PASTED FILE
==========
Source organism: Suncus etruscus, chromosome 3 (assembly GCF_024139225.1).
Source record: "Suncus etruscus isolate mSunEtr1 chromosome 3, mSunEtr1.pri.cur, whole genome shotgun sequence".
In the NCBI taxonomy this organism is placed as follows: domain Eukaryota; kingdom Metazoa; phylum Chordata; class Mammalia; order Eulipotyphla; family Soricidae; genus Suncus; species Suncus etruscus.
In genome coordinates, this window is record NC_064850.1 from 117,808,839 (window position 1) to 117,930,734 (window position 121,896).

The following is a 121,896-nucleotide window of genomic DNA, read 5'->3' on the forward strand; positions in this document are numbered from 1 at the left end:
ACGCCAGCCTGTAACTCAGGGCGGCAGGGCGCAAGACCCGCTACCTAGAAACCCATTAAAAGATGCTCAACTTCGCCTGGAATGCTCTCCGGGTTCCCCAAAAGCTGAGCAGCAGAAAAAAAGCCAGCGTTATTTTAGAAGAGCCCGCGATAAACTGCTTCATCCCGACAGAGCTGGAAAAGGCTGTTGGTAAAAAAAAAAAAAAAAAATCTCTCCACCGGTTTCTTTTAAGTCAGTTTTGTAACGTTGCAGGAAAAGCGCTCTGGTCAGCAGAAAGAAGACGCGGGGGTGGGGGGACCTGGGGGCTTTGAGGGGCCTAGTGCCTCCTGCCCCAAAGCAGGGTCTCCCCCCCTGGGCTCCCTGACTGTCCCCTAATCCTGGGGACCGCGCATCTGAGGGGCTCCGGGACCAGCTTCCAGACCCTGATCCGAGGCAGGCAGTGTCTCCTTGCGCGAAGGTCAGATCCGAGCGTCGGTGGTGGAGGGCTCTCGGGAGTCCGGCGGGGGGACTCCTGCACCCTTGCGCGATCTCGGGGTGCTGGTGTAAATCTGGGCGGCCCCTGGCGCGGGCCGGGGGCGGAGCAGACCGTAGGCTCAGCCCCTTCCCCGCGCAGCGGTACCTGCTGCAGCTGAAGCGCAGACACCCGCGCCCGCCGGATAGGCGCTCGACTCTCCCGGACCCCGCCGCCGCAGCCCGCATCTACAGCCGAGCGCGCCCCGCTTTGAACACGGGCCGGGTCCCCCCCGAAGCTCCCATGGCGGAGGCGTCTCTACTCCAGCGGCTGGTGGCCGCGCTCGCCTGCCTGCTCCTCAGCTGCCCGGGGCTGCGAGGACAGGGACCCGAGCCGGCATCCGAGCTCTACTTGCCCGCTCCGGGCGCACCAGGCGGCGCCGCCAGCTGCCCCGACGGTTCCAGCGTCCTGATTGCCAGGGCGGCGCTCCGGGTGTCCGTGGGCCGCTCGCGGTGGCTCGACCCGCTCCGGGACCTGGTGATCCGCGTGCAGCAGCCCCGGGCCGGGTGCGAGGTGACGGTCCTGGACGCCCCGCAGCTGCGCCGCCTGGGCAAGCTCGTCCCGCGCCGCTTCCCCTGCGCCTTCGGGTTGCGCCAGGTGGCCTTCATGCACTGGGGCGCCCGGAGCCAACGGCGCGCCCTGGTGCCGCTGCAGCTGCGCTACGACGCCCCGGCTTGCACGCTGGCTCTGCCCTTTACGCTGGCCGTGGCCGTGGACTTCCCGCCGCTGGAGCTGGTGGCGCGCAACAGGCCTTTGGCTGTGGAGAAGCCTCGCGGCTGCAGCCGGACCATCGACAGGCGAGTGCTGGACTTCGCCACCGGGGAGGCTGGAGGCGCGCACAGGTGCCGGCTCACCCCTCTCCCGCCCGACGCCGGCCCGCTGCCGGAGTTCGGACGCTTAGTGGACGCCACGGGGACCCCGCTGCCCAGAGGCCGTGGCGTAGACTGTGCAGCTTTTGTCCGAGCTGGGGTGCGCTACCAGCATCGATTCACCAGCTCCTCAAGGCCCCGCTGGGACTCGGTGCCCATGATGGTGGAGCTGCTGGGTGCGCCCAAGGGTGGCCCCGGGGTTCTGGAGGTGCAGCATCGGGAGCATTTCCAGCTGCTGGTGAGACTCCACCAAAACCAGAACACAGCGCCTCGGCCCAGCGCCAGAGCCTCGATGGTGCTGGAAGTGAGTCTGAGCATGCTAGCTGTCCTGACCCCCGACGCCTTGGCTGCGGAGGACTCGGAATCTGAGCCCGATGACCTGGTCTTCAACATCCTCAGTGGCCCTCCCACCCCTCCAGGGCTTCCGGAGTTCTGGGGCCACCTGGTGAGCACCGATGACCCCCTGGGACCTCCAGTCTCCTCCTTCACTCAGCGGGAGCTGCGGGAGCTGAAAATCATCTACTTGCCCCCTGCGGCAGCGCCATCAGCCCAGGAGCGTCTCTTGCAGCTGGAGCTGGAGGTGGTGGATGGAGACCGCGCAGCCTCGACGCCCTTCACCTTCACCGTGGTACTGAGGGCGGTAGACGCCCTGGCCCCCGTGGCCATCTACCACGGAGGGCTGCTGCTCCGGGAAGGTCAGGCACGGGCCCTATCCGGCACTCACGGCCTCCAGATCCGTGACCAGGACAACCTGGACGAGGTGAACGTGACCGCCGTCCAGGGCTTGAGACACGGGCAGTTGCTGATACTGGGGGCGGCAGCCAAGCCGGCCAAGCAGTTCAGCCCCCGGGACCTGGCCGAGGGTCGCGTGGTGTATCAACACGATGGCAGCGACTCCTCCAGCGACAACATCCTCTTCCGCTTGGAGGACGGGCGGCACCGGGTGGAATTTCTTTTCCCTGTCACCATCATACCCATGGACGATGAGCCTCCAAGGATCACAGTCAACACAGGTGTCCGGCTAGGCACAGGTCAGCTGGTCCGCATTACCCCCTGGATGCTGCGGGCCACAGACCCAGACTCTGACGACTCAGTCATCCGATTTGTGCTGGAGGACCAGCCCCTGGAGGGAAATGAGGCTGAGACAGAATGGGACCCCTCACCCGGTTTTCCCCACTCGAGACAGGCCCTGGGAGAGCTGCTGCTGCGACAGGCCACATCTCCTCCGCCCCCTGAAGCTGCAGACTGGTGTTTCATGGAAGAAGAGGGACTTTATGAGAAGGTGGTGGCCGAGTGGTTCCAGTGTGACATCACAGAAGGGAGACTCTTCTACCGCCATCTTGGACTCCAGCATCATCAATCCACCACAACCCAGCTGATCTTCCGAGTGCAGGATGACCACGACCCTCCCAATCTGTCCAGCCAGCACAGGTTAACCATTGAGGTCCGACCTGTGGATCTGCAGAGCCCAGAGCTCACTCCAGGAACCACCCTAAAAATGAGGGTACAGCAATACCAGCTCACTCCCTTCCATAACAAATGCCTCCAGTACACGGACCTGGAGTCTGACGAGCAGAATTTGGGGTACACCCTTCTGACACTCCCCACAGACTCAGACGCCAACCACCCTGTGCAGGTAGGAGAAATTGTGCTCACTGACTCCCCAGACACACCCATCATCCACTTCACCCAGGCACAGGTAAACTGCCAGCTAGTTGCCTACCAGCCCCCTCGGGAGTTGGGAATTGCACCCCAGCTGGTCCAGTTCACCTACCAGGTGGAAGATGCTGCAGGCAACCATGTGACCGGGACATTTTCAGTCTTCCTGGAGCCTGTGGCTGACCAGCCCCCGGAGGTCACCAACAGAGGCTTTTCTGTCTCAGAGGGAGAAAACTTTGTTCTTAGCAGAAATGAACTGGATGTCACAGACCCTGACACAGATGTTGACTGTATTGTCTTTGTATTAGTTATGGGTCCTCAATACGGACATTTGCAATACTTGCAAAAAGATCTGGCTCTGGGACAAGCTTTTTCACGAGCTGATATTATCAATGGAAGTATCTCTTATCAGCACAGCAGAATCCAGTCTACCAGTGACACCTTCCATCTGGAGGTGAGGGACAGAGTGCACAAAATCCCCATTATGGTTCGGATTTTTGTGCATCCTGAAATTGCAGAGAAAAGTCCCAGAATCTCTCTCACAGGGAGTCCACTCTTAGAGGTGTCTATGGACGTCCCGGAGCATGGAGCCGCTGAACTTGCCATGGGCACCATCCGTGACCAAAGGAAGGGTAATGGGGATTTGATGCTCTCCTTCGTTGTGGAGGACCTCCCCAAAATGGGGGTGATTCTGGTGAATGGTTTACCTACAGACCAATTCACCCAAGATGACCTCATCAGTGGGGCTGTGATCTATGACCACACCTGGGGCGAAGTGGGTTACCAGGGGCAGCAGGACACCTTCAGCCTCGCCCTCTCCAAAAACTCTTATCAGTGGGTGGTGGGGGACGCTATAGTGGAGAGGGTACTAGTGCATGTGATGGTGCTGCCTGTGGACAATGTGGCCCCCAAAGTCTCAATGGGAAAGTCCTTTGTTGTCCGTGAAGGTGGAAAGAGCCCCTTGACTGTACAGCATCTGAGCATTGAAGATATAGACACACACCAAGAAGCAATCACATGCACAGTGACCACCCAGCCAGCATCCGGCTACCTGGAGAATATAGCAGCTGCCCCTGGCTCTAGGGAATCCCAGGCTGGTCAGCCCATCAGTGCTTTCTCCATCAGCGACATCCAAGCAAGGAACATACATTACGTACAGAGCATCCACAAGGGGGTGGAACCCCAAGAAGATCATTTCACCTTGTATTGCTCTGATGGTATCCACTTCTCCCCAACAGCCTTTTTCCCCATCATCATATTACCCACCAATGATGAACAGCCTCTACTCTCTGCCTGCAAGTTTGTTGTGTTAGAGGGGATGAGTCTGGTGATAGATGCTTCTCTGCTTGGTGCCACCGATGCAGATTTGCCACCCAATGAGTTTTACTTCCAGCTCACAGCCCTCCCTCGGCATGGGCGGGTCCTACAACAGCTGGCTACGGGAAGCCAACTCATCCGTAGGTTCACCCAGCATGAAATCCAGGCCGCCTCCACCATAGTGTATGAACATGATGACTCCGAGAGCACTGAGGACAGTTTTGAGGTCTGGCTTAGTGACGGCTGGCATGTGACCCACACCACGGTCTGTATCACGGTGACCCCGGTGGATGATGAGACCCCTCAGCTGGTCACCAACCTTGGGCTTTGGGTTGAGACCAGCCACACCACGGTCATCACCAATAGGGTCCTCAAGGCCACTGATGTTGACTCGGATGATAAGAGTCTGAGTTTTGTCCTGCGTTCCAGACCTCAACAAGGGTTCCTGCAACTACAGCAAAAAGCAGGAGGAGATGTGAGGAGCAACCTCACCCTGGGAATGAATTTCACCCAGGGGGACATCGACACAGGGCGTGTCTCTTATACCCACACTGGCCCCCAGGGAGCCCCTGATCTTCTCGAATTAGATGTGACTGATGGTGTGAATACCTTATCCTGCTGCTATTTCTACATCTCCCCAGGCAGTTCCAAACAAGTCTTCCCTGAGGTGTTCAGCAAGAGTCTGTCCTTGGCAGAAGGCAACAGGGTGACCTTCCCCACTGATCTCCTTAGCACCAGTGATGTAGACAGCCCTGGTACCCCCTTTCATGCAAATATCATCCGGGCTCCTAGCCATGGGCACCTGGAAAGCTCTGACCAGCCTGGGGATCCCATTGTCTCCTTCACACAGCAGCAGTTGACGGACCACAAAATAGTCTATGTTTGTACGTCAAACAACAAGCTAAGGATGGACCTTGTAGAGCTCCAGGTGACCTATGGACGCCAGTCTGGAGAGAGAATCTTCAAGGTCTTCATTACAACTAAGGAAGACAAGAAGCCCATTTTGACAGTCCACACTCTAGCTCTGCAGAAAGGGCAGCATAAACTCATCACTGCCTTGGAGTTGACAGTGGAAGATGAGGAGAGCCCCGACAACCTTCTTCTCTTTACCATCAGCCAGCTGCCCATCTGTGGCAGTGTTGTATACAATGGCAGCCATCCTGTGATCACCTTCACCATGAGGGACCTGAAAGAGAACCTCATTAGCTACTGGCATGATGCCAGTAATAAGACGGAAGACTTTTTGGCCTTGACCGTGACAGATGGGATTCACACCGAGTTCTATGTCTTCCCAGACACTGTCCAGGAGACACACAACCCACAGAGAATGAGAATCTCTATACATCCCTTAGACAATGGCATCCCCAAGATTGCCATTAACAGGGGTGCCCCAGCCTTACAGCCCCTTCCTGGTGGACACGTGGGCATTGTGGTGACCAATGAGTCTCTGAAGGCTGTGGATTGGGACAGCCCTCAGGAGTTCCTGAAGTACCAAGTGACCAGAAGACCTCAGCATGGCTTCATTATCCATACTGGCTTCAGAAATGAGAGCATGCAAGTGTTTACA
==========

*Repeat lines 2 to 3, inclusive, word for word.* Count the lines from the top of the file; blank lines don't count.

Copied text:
Source record: "Suncus etruscus isolate mSunEtr1 chromosome 3, mSunEtr1.pri.cur, whole genome shotgun sequence".
In the NCBI taxonomy this organism is placed as follows: domain Eukaryota; kingdom Metazoa; phylum Chordata; class Mammalia; order Eulipotyphla; family Soricidae; genus Suncus; species Suncus etruscus.